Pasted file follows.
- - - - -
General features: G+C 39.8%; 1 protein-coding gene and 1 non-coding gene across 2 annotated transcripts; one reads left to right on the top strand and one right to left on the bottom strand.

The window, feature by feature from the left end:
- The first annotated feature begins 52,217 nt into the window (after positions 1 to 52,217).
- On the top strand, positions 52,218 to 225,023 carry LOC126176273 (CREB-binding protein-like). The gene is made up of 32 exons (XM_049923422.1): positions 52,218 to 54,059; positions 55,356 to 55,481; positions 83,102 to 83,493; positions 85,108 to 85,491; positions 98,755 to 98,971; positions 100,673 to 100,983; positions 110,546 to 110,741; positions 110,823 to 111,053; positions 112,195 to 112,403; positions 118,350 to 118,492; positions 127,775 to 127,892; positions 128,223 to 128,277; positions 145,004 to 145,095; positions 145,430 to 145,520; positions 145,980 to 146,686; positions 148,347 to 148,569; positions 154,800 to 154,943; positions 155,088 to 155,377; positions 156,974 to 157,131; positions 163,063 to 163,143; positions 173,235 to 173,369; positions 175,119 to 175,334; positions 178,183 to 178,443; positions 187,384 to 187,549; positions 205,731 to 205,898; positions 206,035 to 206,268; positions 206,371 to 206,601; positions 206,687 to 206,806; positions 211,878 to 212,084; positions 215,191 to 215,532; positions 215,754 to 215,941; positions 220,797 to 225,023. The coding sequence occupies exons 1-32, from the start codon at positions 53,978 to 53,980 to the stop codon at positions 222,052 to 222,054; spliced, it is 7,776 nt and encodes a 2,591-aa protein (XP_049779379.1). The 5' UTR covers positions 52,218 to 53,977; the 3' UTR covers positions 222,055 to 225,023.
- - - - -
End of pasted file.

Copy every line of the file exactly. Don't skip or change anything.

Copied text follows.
General features: G+C 39.8%; 1 protein-coding gene and 1 non-coding gene across 2 annotated transcripts; one reads left to right on the top strand and one right to left on the bottom strand.

The window, feature by feature from the left end:
- The first annotated feature begins 52,217 nt into the window (after positions 1 to 52,217).
- On the top strand, positions 52,218 to 225,023 carry LOC126176273 (CREB-binding protein-like). The gene is made up of 32 exons (XM_049923422.1): positions 52,218 to 54,059; positions 55,356 to 55,481; positions 83,102 to 83,493; positions 85,108 to 85,491; positions 98,755 to 98,971; positions 100,673 to 100,983; positions 110,546 to 110,741; positions 110,823 to 111,053; positions 112,195 to 112,403; positions 118,350 to 118,492; positions 127,775 to 127,892; positions 128,223 to 128,277; positions 145,004 to 145,095; positions 145,430 to 145,520; positions 145,980 to 146,686; positions 148,347 to 148,569; positions 154,800 to 154,943; positions 155,088 to 155,377; positions 156,974 to 157,131; positions 163,063 to 163,143; positions 173,235 to 173,369; positions 175,119 to 175,334; positions 178,183 to 178,443; positions 187,384 to 187,549; positions 205,731 to 205,898; positions 206,035 to 206,268; positions 206,371 to 206,601; positions 206,687 to 206,806; positions 211,878 to 212,084; positions 215,191 to 215,532; positions 215,754 to 215,941; positions 220,797 to 225,023. The coding sequence occupies exons 1-32, from the start codon at positions 53,978 to 53,980 to the stop codon at positions 222,052 to 222,054; spliced, it is 7,776 nt and encodes a 2,591-aa protein (XP_049779379.1). The 5' UTR covers positions 52,218 to 53,977; the 3' UTR covers positions 222,055 to 225,023.